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DIY Legal Advice: You Get What You Pay For

Often free internet advice on Do It Yourself ("DIY") professional matters is worth exactly what you pay for it:  nothing.  The internet has changed the way we interact with each other, the way we shop, and the way we manage our lives. Search tools like Google and Bing now steer users to millions of web pages, some of which contain “professional” advice on everything from medicine to law.  

One of these sites that provides an online database of legal forms was recently investigated by the Attorney General in the State of Washington.  This investigation was settled and the parties signed an Assurance of Discontinuance (pdf) on September 1, 2010. The Assurance highlights some of the pitfalls people should look out for when preparing their own legal documents online.

Article II of the Assurance lists the acts which the Attorney General determined were “unfair or deceptive acts or practices and unfair methods of competition in violation of 19.86.020 RCW”. These acts include the following:

  • Failing to offer estate planning legal forms in Washington that conform to Washington law.
  • Failing to clearly disclose that communications between the provider and Washington consumers are not protected by the attorney-client or work product privilege.
  • Comparing service costs with those of an attorney without disclosing to Washington consumers the fact that the provider was not a law firm.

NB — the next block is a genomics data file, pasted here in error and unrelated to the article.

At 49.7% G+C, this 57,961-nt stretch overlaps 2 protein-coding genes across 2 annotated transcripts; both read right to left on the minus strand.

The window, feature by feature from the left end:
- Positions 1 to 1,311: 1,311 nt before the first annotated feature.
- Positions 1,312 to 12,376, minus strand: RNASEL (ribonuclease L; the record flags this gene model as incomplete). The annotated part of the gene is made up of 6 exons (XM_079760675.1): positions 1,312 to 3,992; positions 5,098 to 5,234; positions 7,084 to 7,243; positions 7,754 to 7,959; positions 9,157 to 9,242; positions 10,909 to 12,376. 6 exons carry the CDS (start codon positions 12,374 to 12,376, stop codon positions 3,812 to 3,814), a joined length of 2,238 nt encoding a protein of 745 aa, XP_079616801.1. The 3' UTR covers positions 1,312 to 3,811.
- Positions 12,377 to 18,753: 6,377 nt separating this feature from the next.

• Misrepresenting the costs, complexity and time required to probate an estate in Washington.
  • Misrepresenting the benefits or disadvantages in comparing estate distribution documents in Washington.
  • Failing to comply with 19.295 RCW (the statute dealing with estate distribution documents).
  • Engaging in the unauthorized practice of law by providing legal advice about self-help documents.

While the Assurance notes that it is not to be considered an admission by the provider and that it “shall not be considered a finding of wrongdoing,” the document does effectively spell out some of the questions individuals should be thinking about when preparing their own legal documents:

  1. Do you have all of the correct forms?  Many online law providers are not allowed to direct readers to particular or necessary forms.
  2. Do the documents comply with all of the laws for the relevant state(s)?  If you’ve got property or assets in more than one state, this is important. 
  3. Is there sensitive information that the individual would rather keep confidential?
  4. How complex will the implementation of the documents be.  For example, what will probate cost? 
  5. What will the process ultimately cost?  If future litigation blows up because the forms are defective or insufficient, your estate and/or your beneficiaries will pay the price. 

You’ve heard these warnings before: "If it’s too good to be true……" or "an attorney who represents himself has a fool for a client."   The same cautionary advice holds true for those who opt to prepare their own legal forms using an online service.  While some may be able to use these services to prepare inexpensive legal documents, the costs associated with enacting these documents and the opportunity for error can be significant.


Finally, if an attorney commits an error in preparing legal documents, the attorney is covered by malpractice insurance (or should be – some states demand mandatory insurance while others do not), but no such protection exists for those that prepare their own documents.